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29
Dec

Snow Removal Safety Tips

According to the National Safety Council, snow shoveling is responsible for thousands of injuries and even numerous deaths each year. Those are some pretty scary statistics considering many homeowners put snow shoveling into the household chore category. Despite it being a winter chore, snow shoveling is a strenuous activity that can be physically exhausting for almost anyone.

Here are some top safety tips for snow shoveling:

Shovel every couple of hours. This will help you keep up with the storm and only have to shovel a few inches at a time. Plus, shoveling fresh snow is a lot lighter than snow that has been compacted.

Dress warm, but wear clothing that is breathable. Shoveling snow is a workout. Would you wear thick wool sweaters to go run a mile? Probably not. Wear clothing that will quickly evaporate perspiration and allow you to peel off layers if you get too warm. Also, wear warm, water-proof boots with good traction to prevent cold, wet feet and slipping.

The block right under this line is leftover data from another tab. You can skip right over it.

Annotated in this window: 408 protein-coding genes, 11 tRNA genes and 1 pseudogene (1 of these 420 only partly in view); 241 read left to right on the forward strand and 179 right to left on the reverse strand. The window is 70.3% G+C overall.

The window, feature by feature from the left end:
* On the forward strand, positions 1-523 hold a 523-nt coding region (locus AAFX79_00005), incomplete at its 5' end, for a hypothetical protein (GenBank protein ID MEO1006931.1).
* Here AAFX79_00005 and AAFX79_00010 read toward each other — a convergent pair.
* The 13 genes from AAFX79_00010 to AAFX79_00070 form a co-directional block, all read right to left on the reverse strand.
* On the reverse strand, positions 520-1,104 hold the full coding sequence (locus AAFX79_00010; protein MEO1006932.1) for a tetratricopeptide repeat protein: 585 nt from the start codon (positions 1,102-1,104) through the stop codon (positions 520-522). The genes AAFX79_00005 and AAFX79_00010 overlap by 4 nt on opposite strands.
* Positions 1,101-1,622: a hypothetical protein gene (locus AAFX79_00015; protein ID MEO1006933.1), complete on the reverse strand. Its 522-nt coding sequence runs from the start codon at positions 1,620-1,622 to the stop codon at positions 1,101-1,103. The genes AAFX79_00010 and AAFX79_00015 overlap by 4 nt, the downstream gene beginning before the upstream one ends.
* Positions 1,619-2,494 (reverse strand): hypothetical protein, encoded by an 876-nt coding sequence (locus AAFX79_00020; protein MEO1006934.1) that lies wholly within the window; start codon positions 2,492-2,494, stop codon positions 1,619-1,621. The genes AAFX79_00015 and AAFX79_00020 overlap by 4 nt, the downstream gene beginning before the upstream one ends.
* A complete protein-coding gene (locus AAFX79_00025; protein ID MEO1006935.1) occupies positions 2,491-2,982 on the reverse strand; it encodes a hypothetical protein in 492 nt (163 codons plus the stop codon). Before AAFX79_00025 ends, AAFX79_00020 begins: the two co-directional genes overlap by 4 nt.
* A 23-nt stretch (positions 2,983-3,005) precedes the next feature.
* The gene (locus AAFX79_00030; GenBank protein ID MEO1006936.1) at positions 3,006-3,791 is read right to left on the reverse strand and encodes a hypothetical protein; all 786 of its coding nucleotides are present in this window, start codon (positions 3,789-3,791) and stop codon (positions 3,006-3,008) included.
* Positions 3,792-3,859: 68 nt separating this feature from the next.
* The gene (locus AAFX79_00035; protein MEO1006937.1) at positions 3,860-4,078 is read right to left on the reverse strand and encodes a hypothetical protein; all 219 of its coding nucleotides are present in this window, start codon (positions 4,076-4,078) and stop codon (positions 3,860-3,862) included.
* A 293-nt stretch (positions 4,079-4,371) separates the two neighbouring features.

Stretch and stay hydrated. Sound familiar? The same things you do to prepare for a workout, you should be doing to prepare for snow shoveling. Stretching can help prevent injury and fatigue, and staying hydrated can help you from becoming dehydrated.

Be smart. If you’re experiencing back pain or you are out of breath, stop shoveling. Take a break, drink some water, and go inside to rest. It’s also a smart idea to keep your cell phone on you while you’re outside shoveling. Your phone will come in handy in the event of an emergency.

Help out elderly neighbors or family members. If you think shoveling snow is difficult for you, imagine how someone who doesn’t get much daily physical activity feels. Plus, shoveling can put unnecessary strain on someone with a heart condition.

Lift with your legs; not with your back. If you are stuck shoveling several inches of snow, make sure you use your legs to lift the snow. This will help in preventing a serious back injury. It’s also suggested that you push the snow to the side rather than lifting it completely. This can also help in preventing injury and fatigue.

Sources: National Safety Council and Snow and Ice Management Association (SIMA)

 

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